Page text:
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St. Teresa of Avila: The one kind of prayer we all need



Theresa Civantos Barber - published on 10/27/23

There are many ways we can pray, and out of all of them, there is one that St. Teresa of Avila recommended as the most essential.

There are so many different ways to pray.

We might recite memorized prayers, like the Rosary and various litanies. We might read the Bible or a spiritual book. 

But of all the ways we can pray, there is one way that the great St. Teresa of Avila recommended as the most essential, and that’s “meditation,” or heart-to-heart direct conversation with God.

I learned about this kind of prayer and why St. Teresa strongly recommended it from Dr. Edward Sri, a theologian, author and well-known Catholic speaker who appears regularly on EWTN. 

Dr. Sri and Ascension Press just released a new video series called When You Pray: A Clear Path to a Deeper Relationship with God and a book to go with it called When You Pray: Trust, Surrender, and the Transformation of Your Soul

The series would be perfect to explore with a group of friends or a parish study group. You can get a free preview that includes the first video, first session workbook info, a bonus video, and the first few chapters of the book.

What is meditation?

Dr. Sri explained:

St. Teresa of Avila tells us there’s one kind of prayer we absolutely need if we want to go deeper into our interior lives and draw closer to Christ, who dwells within us longing to transform our souls. This kind of prayer involves more than listening to a podcast or simply “saying prayers,” meaning vocal prayers such as the Our Father or Hail Mary. It also entails more than reciting novenas or devotions such as the Rosary or reading good Catholic books. It even involves more than liturgical prayer like Morning and Evening Prayer.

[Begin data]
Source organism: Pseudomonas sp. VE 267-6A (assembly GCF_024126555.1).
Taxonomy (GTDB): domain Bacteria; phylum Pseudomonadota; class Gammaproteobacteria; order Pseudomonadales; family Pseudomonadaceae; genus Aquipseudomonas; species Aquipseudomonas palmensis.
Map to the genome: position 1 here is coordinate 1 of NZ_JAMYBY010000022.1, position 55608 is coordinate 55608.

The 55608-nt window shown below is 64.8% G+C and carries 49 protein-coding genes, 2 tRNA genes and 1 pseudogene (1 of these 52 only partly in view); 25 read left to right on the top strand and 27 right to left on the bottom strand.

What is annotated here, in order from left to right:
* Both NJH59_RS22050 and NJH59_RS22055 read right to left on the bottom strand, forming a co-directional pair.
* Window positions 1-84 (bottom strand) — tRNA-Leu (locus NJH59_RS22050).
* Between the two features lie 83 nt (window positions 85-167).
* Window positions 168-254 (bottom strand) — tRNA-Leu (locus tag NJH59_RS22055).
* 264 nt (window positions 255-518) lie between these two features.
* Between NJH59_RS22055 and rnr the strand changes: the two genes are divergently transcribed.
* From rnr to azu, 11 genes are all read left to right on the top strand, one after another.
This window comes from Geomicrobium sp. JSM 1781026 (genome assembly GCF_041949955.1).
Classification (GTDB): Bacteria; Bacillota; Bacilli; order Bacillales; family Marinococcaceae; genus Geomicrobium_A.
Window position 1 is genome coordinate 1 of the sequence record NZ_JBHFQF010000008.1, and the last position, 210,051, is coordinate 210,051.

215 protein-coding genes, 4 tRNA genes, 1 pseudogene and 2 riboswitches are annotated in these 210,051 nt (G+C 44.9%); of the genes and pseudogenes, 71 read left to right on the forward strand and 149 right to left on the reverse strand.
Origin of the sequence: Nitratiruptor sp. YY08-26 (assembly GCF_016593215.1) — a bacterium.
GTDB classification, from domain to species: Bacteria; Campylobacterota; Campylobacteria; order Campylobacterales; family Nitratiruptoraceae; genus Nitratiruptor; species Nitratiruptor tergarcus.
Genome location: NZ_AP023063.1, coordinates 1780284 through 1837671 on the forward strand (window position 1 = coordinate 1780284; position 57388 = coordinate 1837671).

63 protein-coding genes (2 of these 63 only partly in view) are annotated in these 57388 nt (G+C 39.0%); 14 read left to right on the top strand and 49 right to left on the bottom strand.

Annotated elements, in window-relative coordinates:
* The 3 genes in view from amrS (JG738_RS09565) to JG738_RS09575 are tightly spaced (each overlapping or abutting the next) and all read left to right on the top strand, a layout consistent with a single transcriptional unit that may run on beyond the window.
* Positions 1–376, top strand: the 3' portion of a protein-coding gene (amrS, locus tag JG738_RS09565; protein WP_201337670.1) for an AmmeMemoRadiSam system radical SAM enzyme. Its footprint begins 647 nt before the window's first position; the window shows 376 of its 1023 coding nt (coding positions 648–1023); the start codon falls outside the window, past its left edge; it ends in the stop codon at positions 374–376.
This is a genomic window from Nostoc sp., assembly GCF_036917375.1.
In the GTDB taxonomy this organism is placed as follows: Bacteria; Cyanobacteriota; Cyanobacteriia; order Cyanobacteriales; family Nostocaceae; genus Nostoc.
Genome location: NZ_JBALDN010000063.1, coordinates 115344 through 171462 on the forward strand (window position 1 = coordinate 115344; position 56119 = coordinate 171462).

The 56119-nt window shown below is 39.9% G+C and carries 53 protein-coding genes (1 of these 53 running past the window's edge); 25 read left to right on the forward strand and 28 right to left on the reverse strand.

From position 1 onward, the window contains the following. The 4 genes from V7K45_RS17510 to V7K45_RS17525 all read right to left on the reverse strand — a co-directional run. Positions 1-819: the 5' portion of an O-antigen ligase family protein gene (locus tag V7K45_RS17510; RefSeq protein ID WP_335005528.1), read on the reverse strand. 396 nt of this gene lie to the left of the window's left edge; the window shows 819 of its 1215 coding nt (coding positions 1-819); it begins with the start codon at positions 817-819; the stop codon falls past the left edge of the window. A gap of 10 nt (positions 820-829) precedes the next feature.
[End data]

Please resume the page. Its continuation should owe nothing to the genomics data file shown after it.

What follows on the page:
While all these kinds of prayers can enrich our spiritual lives, the saints invite us to take quiet time each day for intimate conversation with the Lord in what the Church calls meditation. 

Why exactly is meditation so important? “In this prayer, we encounter God at a deeper level in our interior lives,” he said. “The real graces of the Mass and the Sacraments will bear more fruit in our souls if they are met by an interior life cultivated by daily meditation.”

If you’d like to get started with meditation, Lectio Divina and Ignatian Meditation are two kinds of meditative prayer that are widely known. 

You can also read more about how to get started in meditative prayer here, and of course, through Dr. Sri’s new video series and book.

It’s not easy to build a new habit of prayer, but we can have faith that the practice of meditation will change our souls for the better. 

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